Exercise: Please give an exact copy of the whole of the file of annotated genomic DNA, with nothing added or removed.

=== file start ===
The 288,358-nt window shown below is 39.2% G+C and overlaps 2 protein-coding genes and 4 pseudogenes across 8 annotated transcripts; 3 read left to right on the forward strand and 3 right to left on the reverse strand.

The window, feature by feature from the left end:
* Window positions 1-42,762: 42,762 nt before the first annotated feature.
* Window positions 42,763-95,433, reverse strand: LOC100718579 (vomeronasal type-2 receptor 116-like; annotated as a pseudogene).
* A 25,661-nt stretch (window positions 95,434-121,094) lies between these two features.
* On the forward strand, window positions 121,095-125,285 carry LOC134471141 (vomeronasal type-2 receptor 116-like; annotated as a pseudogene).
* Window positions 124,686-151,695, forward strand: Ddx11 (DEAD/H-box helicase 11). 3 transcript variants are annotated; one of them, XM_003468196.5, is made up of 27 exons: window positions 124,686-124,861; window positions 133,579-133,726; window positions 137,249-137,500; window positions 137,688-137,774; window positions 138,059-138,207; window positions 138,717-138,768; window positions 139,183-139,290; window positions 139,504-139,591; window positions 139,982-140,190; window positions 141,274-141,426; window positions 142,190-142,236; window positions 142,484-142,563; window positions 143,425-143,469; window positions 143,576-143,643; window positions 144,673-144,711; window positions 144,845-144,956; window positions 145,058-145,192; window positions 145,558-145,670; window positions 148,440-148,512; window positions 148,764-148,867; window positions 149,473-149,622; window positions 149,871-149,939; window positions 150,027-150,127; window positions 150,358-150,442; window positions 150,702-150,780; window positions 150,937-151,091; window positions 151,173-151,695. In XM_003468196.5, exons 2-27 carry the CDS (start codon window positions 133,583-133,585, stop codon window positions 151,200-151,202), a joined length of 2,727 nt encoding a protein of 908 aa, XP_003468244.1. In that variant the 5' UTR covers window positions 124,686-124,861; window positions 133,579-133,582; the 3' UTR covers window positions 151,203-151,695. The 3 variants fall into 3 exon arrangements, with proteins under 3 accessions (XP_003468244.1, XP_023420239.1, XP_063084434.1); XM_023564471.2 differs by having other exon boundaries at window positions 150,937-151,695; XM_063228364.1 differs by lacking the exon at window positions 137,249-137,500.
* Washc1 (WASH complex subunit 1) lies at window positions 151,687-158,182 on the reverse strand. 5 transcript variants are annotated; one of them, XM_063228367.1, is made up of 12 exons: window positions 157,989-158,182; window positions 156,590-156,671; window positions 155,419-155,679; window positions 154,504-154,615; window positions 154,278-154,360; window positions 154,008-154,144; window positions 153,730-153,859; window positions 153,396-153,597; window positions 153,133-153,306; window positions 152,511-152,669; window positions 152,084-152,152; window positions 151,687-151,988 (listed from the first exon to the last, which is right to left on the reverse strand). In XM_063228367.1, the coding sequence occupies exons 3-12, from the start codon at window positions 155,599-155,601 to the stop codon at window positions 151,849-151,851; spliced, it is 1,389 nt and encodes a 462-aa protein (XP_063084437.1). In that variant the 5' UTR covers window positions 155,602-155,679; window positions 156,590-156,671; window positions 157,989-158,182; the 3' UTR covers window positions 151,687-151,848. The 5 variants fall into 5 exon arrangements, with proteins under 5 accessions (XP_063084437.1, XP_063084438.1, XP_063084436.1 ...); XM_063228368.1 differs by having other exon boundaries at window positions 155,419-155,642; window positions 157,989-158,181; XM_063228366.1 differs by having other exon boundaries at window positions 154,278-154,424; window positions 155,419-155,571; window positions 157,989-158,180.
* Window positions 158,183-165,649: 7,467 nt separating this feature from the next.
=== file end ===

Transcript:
The 288,358-nt window shown below is 39.2% G+C and overlaps 2 protein-coding genes and 4 pseudogenes across 8 annotated transcripts; 3 read left to right on the forward strand and 3 right to left on the reverse strand.

The window, feature by feature from the left end:
* Window positions 1-42,762: 42,762 nt before the first annotated feature.
* Window positions 42,763-95,433, reverse strand: LOC100718579 (vomeronasal type-2 receptor 116-like; annotated as a pseudogene).
* A 25,661-nt stretch (window positions 95,434-121,094) lies between these two features.
* On the forward strand, window positions 121,095-125,285 carry LOC134471141 (vomeronasal type-2 receptor 116-like; annotated as a pseudogene).
* Window positions 124,686-151,695, forward strand: Ddx11 (DEAD/H-box helicase 11). 3 transcript variants are annotated; one of them, XM_003468196.5, is made up of 27 exons: window positions 124,686-124,861; window positions 133,579-133,726; window positions 137,249-137,500; window positions 137,688-137,774; window positions 138,059-138,207; window positions 138,717-138,768; window positions 139,183-139,290; window positions 139,504-139,591; window positions 139,982-140,190; window positions 141,274-141,426; window positions 142,190-142,236; window positions 142,484-142,563; window positions 143,425-143,469; window positions 143,576-143,643; window positions 144,673-144,711; window positions 144,845-144,956; window positions 145,058-145,192; window positions 145,558-145,670; window positions 148,440-148,512; window positions 148,764-148,867; window positions 149,473-149,622; window positions 149,871-149,939; window positions 150,027-150,127; window positions 150,358-150,442; window positions 150,702-150,780; window positions 150,937-151,091; window positions 151,173-151,695. In XM_003468196.5, exons 2-27 carry the CDS (start codon window positions 133,583-133,585, stop codon window positions 151,200-151,202), a joined length of 2,727 nt encoding a protein of 908 aa, XP_003468244.1. In that variant the 5' UTR covers window positions 124,686-124,861; window positions 133,579-133,582; the 3' UTR covers window positions 151,203-151,695. The 3 variants fall into 3 exon arrangements, with proteins under 3 accessions (XP_003468244.1, XP_023420239.1, XP_063084434.1); XM_023564471.2 differs by having other exon boundaries at window positions 150,937-151,695; XM_063228364.1 differs by lacking the exon at window positions 137,249-137,500.
* Washc1 (WASH complex subunit 1) lies at window positions 151,687-158,182 on the reverse strand. 5 transcript variants are annotated; one of them, XM_063228367.1, is made up of 12 exons: window positions 157,989-158,182; window positions 156,590-156,671; window positions 155,419-155,679; window positions 154,504-154,615; window positions 154,278-154,360; window positions 154,008-154,144; window positions 153,730-153,859; window positions 153,396-153,597; window positions 153,133-153,306; window positions 152,511-152,669; window positions 152,084-152,152; window positions 151,687-151,988 (listed from the first exon to the last, which is right to left on the reverse strand). In XM_063228367.1, the coding sequence occupies exons 3-12, from the start codon at window positions 155,599-155,601 to the stop codon at window positions 151,849-151,851; spliced, it is 1,389 nt and encodes a 462-aa protein (XP_063084437.1). In that variant the 5' UTR covers window positions 155,602-155,679; window positions 156,590-156,671; window positions 157,989-158,182; the 3' UTR covers window positions 151,687-151,848. The 5 variants fall into 5 exon arrangements, with proteins under 5 accessions (XP_063084437.1, XP_063084438.1, XP_063084436.1 ...); XM_063228368.1 differs by having other exon boundaries at window positions 155,419-155,642; window positions 157,989-158,181; XM_063228366.1 differs by having other exon boundaries at window positions 154,278-154,424; window positions 155,419-155,571; window positions 157,989-158,180.
* Window positions 158,183-165,649: 7,467 nt separating this feature from the next.